As Save The Bay has moved from an organization run by a dedicated group of volunteers, to a staff of over 30 people with more than 50,000 supporters and volunteers, Peet’s has kept our team energized, creative, and ready to take on the next challenge. We are grateful for our partnership with West Portal Peet’s, and want to share the excellent results of the Holiday Donation program, which brewed up nearly $3,000!

Are you inspired to support Save The Bay? Renew your membership today.

Board Profile | Paul A. Stone

Paul Stone and daughter
Paul with his daughter, Mary, as they get ready to swim the Alcatraz Race.

Meet Save The Bay Board Member Paul A. Stone, Patent Attorney and Chief Operating Officer at 5AM Ventures. Paul is originally from Oconomowoc, Wisconsin.

How long have you been a member of Save The Bay’s Board of Directors?

Almost two years.

Do you have a favorite Bay site or experience?

Sailing underneath the Golden Gate Bridge.

How did you get involved with Save The Bay?

I learned about Save The Bay through a colleague. I was immediately interested in the organization’s issues and felt aligned with what Save The Bay was trying to accomplish.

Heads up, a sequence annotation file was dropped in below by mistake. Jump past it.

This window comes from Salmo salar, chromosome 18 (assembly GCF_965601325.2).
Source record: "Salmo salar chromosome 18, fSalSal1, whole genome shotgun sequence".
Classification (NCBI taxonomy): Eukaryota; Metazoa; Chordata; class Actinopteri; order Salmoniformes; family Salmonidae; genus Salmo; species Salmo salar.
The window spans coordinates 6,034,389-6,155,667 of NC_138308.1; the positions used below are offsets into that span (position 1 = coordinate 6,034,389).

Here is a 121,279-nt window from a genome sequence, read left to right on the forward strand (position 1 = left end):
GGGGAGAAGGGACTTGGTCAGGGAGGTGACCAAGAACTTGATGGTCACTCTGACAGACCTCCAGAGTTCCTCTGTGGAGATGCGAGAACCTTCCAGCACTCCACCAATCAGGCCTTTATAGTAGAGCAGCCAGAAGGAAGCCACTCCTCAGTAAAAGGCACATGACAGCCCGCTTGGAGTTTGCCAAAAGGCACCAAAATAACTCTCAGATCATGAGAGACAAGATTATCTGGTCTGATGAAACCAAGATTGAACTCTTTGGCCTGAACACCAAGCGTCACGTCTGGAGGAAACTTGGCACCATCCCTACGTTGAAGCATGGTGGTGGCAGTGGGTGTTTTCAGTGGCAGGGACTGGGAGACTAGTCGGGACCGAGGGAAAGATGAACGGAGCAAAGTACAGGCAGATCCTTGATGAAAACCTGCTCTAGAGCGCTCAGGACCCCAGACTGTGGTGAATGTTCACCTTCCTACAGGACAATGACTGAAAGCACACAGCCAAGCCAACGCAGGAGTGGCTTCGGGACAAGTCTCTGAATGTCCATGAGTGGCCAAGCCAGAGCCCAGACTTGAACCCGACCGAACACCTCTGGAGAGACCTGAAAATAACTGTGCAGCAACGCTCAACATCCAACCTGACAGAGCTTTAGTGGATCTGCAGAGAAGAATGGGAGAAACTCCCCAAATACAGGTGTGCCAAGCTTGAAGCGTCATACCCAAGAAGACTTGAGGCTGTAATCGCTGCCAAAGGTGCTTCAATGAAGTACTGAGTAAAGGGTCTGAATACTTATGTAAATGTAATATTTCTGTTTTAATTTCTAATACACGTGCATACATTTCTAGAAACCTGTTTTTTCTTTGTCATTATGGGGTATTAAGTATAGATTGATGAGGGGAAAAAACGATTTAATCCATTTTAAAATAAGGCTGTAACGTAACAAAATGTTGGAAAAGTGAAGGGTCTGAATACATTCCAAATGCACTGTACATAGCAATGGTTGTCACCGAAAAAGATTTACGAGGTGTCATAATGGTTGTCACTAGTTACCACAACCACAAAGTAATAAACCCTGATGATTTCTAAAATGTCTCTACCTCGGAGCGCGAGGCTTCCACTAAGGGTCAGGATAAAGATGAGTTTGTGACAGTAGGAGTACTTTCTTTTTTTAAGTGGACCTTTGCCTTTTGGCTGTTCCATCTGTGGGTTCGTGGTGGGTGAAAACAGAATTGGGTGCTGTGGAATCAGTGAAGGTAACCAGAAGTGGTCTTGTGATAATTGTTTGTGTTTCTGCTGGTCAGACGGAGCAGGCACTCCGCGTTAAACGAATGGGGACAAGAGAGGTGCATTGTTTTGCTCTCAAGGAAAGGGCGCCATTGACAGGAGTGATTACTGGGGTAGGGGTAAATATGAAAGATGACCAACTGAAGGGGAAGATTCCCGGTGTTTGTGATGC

What is the best thing about being a board member at Save The Bay?

Getting exposed to interesting and important issues, and being a part of the breadth and depth of experience that the other board members and Save The Bay staff bring to the table to address such issues.

If you could be one Bay plant or animal, what would it be and why?

A porpoise that gets to swim in and out of the Bay!

Who is your environmental hero?

Chief Seattle, who said “We do not inherit this Earth from our ancestors; rather, we borrow it from our children”

What is your favorite thing about the San Francisco Bay Area?

The diversity and mix of the climate, topography, and people.

What is one thing you do each day to protect the environment?

As a board member I try to think about and/or do something for Save The Bay every day. I also stay aware of waste creation and recycle every day.

Tell us about your role as Co-Chair for Save The Bay’s 2013 fundraising event, Fall for the Bay.

As a Co-Chair I believe this is an event that helps us showcase the Bay. I love that it will be a night of celebrating the organization’s efforts to protect and enhance the environment of the Bay. We need to do all we can to keep this gem healthy, for the environmental aspect as well as the economic value a thriving Bay brings to our communities.